Few ways obesity can change your life!

Obesity has become a public health issue, which comes with the risk of various other medical conditions, for e.g., heart attack, stroke, hypertension, depression, mood disorders and many more.

Among the most affected systems is the musculoskeletal system, which is a silent sufferer that undergoes tremendous stress with the increase in BMI.

Obesity and its impact on Musculoskeletal Health

As the global burden of obesity increases at an alarming rate, so are the musculoskeletal problems associated with it. The WHO (World Health Organization) estimates that more than one billion people over the world are overweight in this day and age, and out of these, 300 million are obese. Moreover, musculoskeletal disorders are intrinsically associated with the levels of obesity. This not only affects the quality of human life, but in fact, results in early uptake of sedentary lifestyles – something that is further related to various co-morbidities.

Moreover, obesity involves various endocrine changes and these changes play a role in altered pain modulation. There is a presence of elevated inflammation markers in the serum which also causes low grade chronic inflammatory state, and hence, obesity becomes a systemic inflammation contributing to pains.

Some common musculoskeletal conditions linked to obesity are as follows:

OSTEOARTHRITIS (OA)

Osteoarthritis is the most common form of arthritis and the leading cause of disability in today’s world. Researchers have found a strong correlation between increase in body weight and incidence of joint pain. Most common among all forms of arthritis is knee pain, which further leads to development of knee osteoarthritis.

A greater BMI is associated with greater defective change in knee cartilage, and reduced joint space, which alters the normal joint mechanics. Furthermore, in people already suffering from OA knees, their condition could worsen if the weight graph moves upwards.

 

LOW BACK PAIN

Every now and then, you can experience that discomfort in your back after a hectic day, this is because of the strain your backbone and muscles have undergone while you were busy finishing up a heavy task, or when you forgot to stretch yourself after working for hours at your work station. This play of forces on the back increases exponentially in people with higher BMI, making them prone to back pain and injuries.

Obese people are more likely to have radicular pain (pain in the lower part of the spine) and neurologic signs (impairment of the nervous system), as there is tremendous pressure on the lower back which acts as a platform of stability and balance. When under stress the muscle pain and weakness may initiate general pain, which may, in turn, become chronic (permanent) over a period of time. A recent study showed that overweight individuals exert significantly greater disc compression force while lifting, as compared to normal individuals, causing tremendous structural damage to the back, and this invariably become a chronic cycle, which limits their functional independence drastically.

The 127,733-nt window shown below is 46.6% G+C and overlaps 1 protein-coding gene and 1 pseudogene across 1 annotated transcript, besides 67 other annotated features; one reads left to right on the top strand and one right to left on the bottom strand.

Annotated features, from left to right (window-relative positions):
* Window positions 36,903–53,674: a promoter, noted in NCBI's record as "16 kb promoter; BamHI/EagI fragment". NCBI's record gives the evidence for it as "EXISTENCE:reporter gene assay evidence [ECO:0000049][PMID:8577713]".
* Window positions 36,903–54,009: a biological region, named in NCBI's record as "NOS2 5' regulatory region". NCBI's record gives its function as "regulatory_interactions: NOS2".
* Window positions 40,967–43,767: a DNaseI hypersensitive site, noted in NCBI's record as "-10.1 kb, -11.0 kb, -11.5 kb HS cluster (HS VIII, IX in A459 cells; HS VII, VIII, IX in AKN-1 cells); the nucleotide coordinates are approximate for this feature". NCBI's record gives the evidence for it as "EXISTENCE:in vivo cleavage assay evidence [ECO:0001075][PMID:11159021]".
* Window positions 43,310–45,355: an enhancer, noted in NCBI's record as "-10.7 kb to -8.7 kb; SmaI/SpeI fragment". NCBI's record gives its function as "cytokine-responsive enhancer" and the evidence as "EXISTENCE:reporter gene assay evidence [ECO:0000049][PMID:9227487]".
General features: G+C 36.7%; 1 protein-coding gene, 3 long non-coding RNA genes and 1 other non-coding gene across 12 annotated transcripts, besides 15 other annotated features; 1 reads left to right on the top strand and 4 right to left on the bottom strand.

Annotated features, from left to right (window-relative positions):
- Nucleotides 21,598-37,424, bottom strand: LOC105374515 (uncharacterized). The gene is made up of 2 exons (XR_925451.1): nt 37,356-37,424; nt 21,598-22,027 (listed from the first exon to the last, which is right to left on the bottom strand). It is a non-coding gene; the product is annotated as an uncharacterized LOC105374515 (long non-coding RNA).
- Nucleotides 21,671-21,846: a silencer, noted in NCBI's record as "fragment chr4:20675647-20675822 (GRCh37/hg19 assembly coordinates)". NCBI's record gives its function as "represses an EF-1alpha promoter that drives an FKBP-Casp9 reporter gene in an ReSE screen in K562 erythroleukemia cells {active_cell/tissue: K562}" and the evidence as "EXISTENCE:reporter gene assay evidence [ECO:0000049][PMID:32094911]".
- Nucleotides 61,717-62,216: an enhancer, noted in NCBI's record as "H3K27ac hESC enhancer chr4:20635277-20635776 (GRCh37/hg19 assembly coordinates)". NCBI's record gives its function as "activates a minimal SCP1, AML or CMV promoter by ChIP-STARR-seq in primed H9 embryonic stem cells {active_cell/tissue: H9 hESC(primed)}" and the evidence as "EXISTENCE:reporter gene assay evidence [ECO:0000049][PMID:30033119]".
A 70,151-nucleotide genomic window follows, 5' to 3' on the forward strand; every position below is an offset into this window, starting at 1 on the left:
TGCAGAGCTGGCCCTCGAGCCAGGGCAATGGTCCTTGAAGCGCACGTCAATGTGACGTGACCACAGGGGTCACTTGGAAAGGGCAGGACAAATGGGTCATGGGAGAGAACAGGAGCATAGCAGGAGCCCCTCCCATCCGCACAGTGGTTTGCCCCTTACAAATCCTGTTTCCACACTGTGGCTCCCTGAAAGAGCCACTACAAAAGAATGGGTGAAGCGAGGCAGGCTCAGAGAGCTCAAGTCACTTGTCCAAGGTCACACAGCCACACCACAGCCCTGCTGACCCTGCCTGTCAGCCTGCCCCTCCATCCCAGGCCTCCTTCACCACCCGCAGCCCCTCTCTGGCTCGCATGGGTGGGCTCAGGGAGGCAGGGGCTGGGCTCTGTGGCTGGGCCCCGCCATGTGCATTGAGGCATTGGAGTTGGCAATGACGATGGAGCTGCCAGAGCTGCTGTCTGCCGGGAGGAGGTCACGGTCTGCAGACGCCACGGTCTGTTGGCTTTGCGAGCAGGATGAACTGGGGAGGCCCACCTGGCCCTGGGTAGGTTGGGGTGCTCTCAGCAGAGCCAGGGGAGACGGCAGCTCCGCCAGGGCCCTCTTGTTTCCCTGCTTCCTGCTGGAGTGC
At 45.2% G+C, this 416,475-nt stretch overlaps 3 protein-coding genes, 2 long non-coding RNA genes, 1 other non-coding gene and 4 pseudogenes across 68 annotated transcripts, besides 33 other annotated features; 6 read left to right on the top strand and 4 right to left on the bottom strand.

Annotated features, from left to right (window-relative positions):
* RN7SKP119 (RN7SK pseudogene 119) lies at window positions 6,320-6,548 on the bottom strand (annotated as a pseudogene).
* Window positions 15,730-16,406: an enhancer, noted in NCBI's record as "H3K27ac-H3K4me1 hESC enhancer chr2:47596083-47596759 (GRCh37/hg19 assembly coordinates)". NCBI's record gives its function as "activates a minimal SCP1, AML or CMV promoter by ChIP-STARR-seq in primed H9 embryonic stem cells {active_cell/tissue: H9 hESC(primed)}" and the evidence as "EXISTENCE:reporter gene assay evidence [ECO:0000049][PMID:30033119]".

GAIT DISTURBANCES

Strong correlation of obesity, gait impairment, and flattening of the arches of the feet are well documented. Excess weight causes increased pressure across the weight bearing joints and postural instability and affects the individual’s control of his body movements, further increasing their risk of taking a fall and making them prone to injuries.

 

SOFT TISSUE COMPLICATIONS

There is a high prevalence of neck pain (10-19%), shoulder (18-26%), elbow (8-12%) and wrist (9-17%) inflammation. Among all these complications, the carpal tunnel syndrome (numbness, tingling, weakness, and other problems in your hand because of pressure on the median nerve in your wrist) is most common where obesity is an individual risk factor. Other conditions like plantar fasciitis and heel pain are also associated with a higher BMI, where biomechanics is altered due to the pressure on the arches.

 

Obesity and the Quality of Life

There is no doubt that Obesity ultimately impacts the overall quality of life. It increases risk of disability, and decreases the exercise capacity, causing suboptimal peak and recovery. The resulting low quality of life can affect an individual to a much deeper extent than imaginable.

Weight reduction is found to have a bevy of positive effects in terms of musculoskeletal pains, perceived disabilities, and functional limitations. A weight loss of as low as 5 kgs has been shown to reduce pains significantly and bring the entire metabolic system on track. Though each condition mentioned above has a certain solution in the books of medicine, a wise approach to fitness is a must to be assured of positive and lasting results.

To top it all…..

If you are suffering from any of the above health issues, start off with treating your pain with a guided physiotherapy approach, and then change the quality of your life by targeting a healthy weight. Having confidence and a positive outlook about your body will help you stay motivated in moving towards your goals – whether it be weight loss or simply getting fit.

 

 

Article Credits – Anshika Sapra (Guest)